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Teens Value Morality, But Will Bend Rules

by Jennifer Robison and Joseph Carroll

A 2001 Gallup Youth Survey* on teen morality contains plenty of good news for parents. U.S. teen-agers were asked for their feelings about honesty, cheating, lying and respect for others. The results suggest that the current generation of teens recognizes and admires positive character qualities, both personal and social.

Teens have definite ideas about what constitutes good character. To be a person of "good character," 43% put "honesty" at the top of the list, in an open-ended question. Seventy-seven percent (77%) strongly agree that "It is just as important in school to teach students to be honest, responsible, and respectful as it is to teach them reading, writing, and arithmetic."

Nonetheless, a substantial number of teens are willing to cut moral corners. Seventy-three percent (73%) say "I sometimes tell lies if I have to," and 44% of all teens admit to cheating on tests. Students are even more likely to cheat as they age. Thirty- seven percent (37%) of 13 to 15 year olds have cheated, compared to 53% of 16 and 17 year olds. Although that is a sizable number, there is good news to share -- this figure represents a decline of more than 22 percentage points since 1981, when two-thirds (66%) of teens admitting to cheating on tests.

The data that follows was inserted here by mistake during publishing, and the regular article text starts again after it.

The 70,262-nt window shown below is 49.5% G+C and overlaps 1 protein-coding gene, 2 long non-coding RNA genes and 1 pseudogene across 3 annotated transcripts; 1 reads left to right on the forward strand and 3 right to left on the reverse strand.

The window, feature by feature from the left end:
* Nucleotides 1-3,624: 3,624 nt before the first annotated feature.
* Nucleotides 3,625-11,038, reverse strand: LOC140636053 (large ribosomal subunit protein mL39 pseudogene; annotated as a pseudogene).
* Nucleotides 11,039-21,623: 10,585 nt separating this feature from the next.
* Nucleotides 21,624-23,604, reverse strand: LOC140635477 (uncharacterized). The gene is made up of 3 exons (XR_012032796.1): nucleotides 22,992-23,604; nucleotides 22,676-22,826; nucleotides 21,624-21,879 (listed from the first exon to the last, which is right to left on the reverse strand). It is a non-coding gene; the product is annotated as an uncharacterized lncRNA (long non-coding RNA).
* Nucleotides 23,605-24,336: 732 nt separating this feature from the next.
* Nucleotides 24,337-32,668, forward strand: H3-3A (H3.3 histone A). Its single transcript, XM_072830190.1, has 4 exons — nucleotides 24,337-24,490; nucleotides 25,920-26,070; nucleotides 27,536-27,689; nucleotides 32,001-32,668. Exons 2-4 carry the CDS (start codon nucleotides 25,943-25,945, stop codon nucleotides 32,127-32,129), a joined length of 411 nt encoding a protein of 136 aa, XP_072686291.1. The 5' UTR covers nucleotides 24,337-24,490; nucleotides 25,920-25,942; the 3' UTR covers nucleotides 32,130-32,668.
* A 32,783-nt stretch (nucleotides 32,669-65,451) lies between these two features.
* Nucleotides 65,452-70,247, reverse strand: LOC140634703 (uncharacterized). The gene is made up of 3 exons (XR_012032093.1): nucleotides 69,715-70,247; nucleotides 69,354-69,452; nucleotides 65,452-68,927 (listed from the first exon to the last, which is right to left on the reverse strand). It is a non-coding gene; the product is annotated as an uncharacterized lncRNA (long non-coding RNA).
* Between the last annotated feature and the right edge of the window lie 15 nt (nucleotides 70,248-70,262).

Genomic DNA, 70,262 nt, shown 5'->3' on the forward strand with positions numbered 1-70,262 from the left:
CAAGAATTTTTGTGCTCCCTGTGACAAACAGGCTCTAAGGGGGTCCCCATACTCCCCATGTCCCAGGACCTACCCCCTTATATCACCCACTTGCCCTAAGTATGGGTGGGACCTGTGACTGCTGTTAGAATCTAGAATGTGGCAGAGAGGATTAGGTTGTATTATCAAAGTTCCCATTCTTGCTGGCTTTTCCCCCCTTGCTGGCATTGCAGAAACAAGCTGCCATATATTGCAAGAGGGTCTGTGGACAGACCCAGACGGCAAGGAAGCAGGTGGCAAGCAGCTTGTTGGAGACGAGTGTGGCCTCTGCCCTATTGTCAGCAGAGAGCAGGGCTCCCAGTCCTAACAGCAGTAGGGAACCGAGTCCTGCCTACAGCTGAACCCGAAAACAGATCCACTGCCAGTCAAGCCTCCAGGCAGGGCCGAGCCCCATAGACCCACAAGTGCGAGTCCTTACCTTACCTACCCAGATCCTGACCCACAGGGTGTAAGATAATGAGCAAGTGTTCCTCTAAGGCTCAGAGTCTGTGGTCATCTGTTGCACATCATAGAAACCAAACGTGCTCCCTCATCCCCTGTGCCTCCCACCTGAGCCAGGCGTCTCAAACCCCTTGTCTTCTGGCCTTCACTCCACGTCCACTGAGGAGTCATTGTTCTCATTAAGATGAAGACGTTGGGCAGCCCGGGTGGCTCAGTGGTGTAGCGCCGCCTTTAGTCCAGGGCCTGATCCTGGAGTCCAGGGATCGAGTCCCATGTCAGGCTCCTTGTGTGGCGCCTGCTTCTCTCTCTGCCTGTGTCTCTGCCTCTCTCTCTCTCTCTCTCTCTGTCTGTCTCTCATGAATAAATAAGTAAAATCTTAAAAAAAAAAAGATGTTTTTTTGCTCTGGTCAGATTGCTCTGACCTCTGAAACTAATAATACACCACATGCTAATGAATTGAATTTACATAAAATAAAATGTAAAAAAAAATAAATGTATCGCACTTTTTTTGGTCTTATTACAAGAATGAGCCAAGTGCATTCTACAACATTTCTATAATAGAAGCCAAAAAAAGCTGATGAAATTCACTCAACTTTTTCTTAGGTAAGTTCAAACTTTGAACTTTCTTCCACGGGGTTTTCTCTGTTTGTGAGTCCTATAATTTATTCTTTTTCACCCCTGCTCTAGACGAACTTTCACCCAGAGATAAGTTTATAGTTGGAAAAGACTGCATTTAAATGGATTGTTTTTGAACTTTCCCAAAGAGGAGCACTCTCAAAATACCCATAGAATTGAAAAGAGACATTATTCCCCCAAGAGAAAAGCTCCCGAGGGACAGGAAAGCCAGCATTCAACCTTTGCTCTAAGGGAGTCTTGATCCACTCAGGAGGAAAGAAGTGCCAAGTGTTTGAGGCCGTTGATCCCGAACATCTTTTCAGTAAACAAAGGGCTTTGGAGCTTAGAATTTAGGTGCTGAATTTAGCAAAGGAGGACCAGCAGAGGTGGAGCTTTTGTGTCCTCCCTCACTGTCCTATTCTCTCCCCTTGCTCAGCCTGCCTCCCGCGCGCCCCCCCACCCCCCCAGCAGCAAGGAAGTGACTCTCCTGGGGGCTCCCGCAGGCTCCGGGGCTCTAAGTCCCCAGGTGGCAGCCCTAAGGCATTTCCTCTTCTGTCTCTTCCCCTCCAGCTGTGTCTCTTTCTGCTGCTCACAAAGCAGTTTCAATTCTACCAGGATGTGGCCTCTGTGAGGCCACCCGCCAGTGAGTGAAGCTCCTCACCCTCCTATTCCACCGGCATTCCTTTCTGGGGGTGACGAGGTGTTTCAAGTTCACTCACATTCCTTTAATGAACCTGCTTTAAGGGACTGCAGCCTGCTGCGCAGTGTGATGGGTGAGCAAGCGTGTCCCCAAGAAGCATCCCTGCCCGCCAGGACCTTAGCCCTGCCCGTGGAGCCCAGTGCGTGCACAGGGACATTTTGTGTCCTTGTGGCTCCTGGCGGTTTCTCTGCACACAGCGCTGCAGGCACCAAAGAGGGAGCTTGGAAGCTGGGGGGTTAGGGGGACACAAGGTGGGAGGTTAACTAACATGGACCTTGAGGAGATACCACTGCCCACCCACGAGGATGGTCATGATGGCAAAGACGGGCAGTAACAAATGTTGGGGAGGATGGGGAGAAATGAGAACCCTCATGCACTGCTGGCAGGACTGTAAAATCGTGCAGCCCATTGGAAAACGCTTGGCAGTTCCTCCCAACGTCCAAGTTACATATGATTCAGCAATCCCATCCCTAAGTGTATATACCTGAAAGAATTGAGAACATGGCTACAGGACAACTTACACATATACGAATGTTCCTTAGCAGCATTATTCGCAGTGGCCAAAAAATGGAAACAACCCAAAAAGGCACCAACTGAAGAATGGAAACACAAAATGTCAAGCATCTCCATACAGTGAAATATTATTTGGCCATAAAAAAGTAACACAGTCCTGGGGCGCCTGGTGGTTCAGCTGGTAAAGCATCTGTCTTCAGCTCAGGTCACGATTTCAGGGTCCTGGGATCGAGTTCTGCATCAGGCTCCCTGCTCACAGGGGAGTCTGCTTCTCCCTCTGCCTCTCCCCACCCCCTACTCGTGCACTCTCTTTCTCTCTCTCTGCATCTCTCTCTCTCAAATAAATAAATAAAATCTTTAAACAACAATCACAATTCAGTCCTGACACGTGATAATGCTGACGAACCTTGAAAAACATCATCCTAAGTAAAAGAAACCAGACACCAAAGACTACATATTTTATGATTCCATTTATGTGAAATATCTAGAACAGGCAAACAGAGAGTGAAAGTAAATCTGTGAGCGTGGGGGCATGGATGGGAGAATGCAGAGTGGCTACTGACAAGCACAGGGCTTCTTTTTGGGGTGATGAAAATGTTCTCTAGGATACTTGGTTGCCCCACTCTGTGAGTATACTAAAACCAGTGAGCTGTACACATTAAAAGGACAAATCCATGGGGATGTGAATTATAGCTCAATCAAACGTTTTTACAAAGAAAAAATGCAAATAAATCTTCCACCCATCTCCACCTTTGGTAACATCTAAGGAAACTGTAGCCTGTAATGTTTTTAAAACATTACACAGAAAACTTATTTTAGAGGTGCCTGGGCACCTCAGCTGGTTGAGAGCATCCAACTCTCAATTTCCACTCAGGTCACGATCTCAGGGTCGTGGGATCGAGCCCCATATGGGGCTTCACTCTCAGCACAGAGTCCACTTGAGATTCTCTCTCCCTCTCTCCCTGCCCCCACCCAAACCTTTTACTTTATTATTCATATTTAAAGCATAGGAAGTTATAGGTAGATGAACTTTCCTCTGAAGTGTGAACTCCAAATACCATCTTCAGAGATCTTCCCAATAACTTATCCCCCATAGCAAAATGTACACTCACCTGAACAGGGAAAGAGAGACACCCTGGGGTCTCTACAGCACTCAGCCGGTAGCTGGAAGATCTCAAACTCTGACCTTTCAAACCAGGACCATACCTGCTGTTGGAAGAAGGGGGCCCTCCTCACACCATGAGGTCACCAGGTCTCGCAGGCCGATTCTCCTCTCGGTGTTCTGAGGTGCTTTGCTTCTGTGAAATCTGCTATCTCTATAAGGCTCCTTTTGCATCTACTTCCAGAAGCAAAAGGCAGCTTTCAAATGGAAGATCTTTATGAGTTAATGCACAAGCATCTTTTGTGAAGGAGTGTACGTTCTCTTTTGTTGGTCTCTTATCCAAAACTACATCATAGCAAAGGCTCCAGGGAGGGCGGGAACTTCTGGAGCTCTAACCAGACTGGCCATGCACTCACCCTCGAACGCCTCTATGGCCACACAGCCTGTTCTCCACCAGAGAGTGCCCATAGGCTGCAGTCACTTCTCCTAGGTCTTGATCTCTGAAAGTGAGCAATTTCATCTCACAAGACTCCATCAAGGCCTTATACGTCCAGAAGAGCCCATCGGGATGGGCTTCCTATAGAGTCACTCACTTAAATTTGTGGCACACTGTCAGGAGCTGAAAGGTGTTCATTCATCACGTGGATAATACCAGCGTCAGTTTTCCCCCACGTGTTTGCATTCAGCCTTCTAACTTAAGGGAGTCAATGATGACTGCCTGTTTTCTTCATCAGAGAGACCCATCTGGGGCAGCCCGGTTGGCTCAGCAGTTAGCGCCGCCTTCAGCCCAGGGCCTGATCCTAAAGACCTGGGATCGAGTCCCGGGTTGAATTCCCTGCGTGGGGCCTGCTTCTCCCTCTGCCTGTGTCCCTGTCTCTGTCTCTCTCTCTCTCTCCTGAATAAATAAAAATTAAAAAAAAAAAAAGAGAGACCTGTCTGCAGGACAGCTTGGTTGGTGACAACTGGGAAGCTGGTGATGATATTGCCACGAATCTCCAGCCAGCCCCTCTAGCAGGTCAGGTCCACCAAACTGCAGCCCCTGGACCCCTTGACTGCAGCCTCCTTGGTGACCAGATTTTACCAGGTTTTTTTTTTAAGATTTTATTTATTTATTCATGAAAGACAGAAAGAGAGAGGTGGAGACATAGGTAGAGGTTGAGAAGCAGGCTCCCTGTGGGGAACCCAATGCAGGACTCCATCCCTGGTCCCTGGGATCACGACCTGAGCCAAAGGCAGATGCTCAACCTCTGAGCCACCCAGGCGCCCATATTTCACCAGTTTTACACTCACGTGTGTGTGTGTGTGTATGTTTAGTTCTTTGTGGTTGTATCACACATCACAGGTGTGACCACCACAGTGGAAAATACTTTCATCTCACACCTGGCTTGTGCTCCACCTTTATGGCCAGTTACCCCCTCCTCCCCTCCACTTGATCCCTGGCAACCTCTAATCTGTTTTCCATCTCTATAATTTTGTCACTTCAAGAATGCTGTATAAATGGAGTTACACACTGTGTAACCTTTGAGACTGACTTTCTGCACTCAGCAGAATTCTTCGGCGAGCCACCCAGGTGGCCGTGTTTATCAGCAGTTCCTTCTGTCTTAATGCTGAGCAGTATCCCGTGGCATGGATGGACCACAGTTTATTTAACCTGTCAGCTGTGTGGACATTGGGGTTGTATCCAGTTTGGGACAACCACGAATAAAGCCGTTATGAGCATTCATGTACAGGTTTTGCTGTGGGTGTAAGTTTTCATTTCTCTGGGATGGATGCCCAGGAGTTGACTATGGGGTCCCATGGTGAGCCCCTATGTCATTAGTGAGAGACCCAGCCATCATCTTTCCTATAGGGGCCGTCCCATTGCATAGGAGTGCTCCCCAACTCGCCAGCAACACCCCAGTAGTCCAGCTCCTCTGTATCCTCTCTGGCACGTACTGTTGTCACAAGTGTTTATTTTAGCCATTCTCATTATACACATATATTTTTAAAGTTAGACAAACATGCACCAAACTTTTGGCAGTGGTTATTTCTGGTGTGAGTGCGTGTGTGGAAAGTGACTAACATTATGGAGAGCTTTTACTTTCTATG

Guilty or not guilty?

Parents will also be relieved to hear that, when presented with a list of morally challenging situations, teens are most likely to say they would feel guilty about neglecting their parents in their old age -- 92% of teens responded that way. "Lying to a friend" and "cheating on a test in school" would each be a source of guilt for about 80% of teens (81% and 77%, respectively). Premarital sex turned up last on the list, although most teens (59%) said they would feel guilty about it. Girls are more likely than are boys to say they would feel guilty about premarital sex, by a margin of 66% for girls versus 53% for boys.

* Results are based on telephone interviews with 454 teens, ages 13 to 17, conducted June - September 2001. For results based on this sample, one can say with 95% confidence that the margin of sampling error is +/- 5 percentage points.


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